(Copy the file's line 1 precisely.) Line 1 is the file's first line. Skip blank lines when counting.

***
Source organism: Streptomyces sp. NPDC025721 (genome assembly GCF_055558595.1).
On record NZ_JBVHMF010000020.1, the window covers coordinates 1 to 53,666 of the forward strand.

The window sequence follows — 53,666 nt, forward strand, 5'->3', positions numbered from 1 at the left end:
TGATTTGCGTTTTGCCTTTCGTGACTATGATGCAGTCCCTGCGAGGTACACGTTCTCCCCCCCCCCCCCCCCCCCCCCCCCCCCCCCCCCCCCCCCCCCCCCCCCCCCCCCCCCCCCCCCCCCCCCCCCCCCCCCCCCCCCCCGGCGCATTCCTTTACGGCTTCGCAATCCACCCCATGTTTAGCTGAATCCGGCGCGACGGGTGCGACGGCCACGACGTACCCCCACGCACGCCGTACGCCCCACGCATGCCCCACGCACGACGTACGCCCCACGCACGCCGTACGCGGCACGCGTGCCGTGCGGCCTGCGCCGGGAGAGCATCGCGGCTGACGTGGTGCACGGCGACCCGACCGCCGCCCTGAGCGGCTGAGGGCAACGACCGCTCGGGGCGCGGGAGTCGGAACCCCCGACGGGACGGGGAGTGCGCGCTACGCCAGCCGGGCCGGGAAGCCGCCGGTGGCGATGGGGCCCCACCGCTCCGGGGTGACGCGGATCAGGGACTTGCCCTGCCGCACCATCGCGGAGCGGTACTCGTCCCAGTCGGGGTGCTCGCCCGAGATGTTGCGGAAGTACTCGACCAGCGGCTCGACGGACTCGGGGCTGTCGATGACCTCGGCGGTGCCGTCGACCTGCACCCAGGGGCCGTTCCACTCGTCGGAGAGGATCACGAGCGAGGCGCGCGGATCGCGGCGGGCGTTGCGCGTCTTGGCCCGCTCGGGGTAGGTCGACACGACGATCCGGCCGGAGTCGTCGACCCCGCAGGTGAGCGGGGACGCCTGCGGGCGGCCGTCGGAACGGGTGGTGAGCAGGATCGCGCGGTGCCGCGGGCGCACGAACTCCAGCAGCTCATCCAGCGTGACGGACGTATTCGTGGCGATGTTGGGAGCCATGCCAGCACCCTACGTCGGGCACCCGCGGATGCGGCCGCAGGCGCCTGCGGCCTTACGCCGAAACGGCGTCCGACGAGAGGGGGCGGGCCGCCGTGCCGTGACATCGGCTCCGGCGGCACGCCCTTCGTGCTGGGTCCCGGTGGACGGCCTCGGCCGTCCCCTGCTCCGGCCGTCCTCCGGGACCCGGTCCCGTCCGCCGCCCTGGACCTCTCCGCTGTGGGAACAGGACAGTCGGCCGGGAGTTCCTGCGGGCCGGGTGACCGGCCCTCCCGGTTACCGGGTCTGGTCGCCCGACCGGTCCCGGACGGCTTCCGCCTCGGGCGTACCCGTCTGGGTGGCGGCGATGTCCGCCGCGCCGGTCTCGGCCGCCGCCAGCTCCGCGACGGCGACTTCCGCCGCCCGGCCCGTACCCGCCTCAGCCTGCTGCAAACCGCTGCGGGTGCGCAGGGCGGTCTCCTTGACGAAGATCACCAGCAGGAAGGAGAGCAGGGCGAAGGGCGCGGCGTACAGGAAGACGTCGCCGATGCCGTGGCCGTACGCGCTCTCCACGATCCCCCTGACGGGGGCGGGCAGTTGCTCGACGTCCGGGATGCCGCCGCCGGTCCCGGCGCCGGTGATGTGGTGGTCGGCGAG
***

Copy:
Source organism: Streptomyces sp. NPDC025721 (genome assembly GCF_055558595.1).